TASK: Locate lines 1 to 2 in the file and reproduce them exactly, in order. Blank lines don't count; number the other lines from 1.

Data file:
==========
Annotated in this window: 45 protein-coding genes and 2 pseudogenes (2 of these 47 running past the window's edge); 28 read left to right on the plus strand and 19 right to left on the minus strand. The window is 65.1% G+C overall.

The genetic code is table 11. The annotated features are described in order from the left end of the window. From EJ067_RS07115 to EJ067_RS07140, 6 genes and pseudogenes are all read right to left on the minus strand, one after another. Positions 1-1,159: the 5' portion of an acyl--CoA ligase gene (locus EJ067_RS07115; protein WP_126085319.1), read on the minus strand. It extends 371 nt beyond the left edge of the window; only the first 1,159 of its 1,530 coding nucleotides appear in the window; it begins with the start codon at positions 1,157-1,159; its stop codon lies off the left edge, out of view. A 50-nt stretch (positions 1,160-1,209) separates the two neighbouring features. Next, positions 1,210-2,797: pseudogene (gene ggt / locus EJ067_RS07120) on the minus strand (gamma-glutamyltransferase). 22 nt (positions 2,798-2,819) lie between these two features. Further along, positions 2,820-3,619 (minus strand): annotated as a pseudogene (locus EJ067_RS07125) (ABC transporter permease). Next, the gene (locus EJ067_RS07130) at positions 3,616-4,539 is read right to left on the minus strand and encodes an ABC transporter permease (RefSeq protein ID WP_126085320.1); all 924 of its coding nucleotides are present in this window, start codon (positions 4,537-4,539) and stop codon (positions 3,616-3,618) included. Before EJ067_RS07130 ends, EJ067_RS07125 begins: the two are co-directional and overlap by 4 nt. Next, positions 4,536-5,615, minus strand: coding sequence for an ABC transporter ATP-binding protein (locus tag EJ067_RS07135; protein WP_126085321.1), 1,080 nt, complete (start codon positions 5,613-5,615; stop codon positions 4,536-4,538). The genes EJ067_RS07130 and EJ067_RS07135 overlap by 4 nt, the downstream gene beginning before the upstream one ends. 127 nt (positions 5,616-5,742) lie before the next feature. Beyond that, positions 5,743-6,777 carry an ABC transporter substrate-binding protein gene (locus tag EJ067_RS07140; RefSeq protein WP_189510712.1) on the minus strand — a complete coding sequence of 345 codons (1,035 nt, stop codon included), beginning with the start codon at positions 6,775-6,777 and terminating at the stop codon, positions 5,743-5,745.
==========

Annotated in this window: 45 protein-coding genes and 2 pseudogenes (2 of these 47 running past the window's edge); 28 read left to right on the plus strand and 19 right to left on the minus strand. The window is 65.1% G+C overall.

The genetic code is table 11. The annotated features are described in order from the left end of the window. From EJ067_RS07115 to EJ067_RS07140, 6 genes and pseudogenes are all read right to left on the minus strand, one after another. Positions 1-1,159: the 5' portion of an acyl--CoA ligase gene (locus EJ067_RS07115; protein WP_126085319.1), read on the minus strand. It extends 371 nt beyond the left edge of the window; only the first 1,159 of its 1,530 coding nucleotides appear in the window; it begins with the start codon at positions 1,157-1,159; its stop codon lies off the left edge, out of view. A 50-nt stretch (positions 1,160-1,209) separates the two neighbouring features. Next, positions 1,210-2,797: pseudogene (gene ggt / locus EJ067_RS07120) on the minus strand (gamma-glutamyltransferase). 22 nt (positions 2,798-2,819) lie between these two features. Further along, positions 2,820-3,619 (minus strand): annotated as a pseudogene (locus EJ067_RS07125) (ABC transporter permease). Next, the gene (locus EJ067_RS07130) at positions 3,616-4,539 is read right to left on the minus strand and encodes an ABC transporter permease (RefSeq protein ID WP_126085320.1); all 924 of its coding nucleotides are present in this window, start codon (positions 4,537-4,539) and stop codon (positions 3,616-3,618) included. Before EJ067_RS07130 ends, EJ067_RS07125 begins: the two are co-directional and overlap by 4 nt. Next, positions 4,536-5,615, minus strand: coding sequence for an ABC transporter ATP-binding protein (locus tag EJ067_RS07135; protein WP_126085321.1), 1,080 nt, complete (start codon positions 5,613-5,615; stop codon positions 4,536-4,538). The genes EJ067_RS07130 and EJ067_RS07135 overlap by 4 nt, the downstream gene beginning before the upstream one ends. 127 nt (positions 5,616-5,742) lie before the next feature. Beyond that, positions 5,743-6,777 carry an ABC transporter substrate-binding protein gene (locus tag EJ067_RS07140; RefSeq protein WP_189510712.1) on the minus strand — a complete coding sequence of 345 codons (1,035 nt, stop codon included), beginning with the start codon at positions 6,775-6,777 and terminating at the stop codon, positions 5,743-5,745.